Exhibit at Art Gallery of Ontario to focus on 2 late famed Inuit artists

Kenojuak Ashevak and her nephew Tim Pitsiulak are having their work presented in a retrospective exhibition at the Art Gallery of Ontario (AGO) this summer.

Will be the 1st time Inuit art showcased in gallery's largest exhibition space, seal to be served at opening

Kenojuak Ashevak was born on South Baffin Island in 1927. Ashevak is considered a pioneer of Inuit art.

Two famed Inuit artists are having their work presented in a retrospective exhibition at the Art Gallery of Ontario (AGO) this summer.

Kenojuak Ashevak and her nephew Tim Pitsiulak were both print artists from Cape Dorset, Nunavut.

The exhibition, Tunirrusiangit, will be the first time Inuit art is showcased in the AGO's largest exhibition space, the Sam & Ayala Zacks Pavilion.

Tim Pitsiulak was known for his large-scale coloured pencil pieces of the Arctic’s landscapes, animals and modern Inuit life. (Facebook)

It will also be the first time, Pitsiulak, who died in 2016, will have a major gallery retrospective of his work.

His wall-sized depiction of a prominent Cape Dorset landmark — a cliff jutting out into the ocean — will be included in the exhibit.

Pitsiulak was known for his large-scale coloured pencil pieces of Arctic landscapes, animals and modern Inuit life. He was also a sculptor and photographer.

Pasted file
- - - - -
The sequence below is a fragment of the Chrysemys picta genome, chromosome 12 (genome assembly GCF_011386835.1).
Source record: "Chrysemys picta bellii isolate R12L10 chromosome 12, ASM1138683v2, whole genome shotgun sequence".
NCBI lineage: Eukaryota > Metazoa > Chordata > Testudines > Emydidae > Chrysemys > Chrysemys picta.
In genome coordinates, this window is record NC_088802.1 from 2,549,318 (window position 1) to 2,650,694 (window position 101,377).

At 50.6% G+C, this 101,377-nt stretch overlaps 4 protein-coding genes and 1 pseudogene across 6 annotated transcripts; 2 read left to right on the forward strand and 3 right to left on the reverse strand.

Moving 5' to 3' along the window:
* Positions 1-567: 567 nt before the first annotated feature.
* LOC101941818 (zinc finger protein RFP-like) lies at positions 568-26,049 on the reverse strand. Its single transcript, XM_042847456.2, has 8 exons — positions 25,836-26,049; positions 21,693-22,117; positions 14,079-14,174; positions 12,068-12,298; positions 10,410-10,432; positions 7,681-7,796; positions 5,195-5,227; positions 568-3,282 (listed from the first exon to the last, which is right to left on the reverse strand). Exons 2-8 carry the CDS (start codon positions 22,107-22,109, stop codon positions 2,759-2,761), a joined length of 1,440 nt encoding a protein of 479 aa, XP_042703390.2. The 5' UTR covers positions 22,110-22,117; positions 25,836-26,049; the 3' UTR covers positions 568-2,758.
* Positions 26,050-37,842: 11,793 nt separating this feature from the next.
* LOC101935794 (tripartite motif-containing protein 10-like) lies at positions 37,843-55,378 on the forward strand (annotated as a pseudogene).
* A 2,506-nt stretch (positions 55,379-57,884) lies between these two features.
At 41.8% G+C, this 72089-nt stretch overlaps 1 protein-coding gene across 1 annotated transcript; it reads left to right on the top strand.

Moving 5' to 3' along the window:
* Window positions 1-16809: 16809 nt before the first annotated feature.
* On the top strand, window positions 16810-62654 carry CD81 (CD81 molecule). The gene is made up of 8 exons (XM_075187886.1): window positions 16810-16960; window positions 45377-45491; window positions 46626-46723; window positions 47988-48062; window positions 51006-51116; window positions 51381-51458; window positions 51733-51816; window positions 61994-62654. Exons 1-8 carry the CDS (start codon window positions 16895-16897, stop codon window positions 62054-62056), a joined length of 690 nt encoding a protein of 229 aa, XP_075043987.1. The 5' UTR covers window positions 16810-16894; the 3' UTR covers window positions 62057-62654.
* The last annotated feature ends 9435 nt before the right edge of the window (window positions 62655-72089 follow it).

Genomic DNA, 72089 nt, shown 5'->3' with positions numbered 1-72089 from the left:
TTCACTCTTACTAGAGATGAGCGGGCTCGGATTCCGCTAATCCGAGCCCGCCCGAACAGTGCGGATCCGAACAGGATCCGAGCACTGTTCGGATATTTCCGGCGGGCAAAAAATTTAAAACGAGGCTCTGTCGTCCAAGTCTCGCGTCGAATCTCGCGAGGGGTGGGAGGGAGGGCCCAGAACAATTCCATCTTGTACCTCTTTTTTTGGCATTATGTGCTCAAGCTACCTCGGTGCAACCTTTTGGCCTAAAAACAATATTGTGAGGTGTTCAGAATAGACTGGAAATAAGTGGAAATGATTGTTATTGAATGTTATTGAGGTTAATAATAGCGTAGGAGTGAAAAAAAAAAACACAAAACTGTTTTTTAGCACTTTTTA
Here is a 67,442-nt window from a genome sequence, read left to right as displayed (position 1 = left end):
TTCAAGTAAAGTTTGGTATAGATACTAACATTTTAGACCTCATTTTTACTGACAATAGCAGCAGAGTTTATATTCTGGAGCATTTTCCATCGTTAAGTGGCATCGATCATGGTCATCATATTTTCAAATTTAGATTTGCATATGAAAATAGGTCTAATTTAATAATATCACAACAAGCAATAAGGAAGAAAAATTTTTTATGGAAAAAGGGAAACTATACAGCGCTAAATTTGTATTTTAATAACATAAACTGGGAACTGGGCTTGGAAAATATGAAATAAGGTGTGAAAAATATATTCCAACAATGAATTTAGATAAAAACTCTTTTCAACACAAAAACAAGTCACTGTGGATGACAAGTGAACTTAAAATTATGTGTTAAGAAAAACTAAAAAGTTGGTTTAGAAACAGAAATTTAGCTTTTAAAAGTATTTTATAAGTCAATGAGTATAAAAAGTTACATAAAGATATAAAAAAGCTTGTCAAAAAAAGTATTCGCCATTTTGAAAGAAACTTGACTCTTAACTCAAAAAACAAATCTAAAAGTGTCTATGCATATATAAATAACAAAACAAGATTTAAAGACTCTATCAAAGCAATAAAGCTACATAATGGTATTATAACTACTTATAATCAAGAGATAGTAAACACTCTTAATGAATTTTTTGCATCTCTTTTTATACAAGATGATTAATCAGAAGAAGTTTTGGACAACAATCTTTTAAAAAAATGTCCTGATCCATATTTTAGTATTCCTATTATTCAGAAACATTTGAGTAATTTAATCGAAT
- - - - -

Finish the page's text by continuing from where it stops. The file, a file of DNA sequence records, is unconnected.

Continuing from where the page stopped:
His work was even featured on a Canadian quarter.

Ashevak, an Order of Canada recipient, is often called the "grandmother of Inuit art" and is known for using magic markers as a medium and for the fluid storytelling of her work, according to the AGO.

Her career was memorialized in a Heritage Minute in 2016 and a version of her work, The Enchanted Owl, features prominently in the lobby of the Iqaluit airport.

Three original prints of the enchanted owl are part of the retrospective, a version in red and black, one in a speckled blue and another green, according to one of the exhibit's curators Laakkuluk Williamson Bathory.

Kenojuak Ashevak's The Enchanted Owl, created in 1960, was featured on a Canadian stamp, and has now been recreated on the wall of the Iqaluit airport. (West Baffin Eskimo Co-Operative Ltd./National Gallery of Canada)

Bathory is one of four Inuit chosen to curate the exhibit, along with Koomuatuk (Kuzy) Curley, Taqralik Partridge and Jocelyn Piirainen.

The four are working with Georgiana Uhlyarik, a curator with the AGO and Anna Hudson, a professor at York University, who leads the Mobilizing Inuit Cultural Heritage project, which helped organize this exhibition.

'It's a part of our culture'

The four Inuit have decided on the evening of June 13 for the gallery opening, they will serve a seal to attendees.

"We couldn't think of a better idea than to have seal meat, because this is the meat that has given us all life since time immemorial and was very important to both these fantastic artists lives,' Williamson Bathory said.

"It's a part of our culture to share meat at a special occasion, so we would like to bring that to into the Art Gallery of Ontario—it's the first time."

Williamson Bathory said the four have also contributed artworks of their own both as a tribute to the two featured artists and to showcase contemporary Inuit works.

The exhibit will open to the public on June 16 and close August 12 and admission is free.  

With files from Qavavao Peter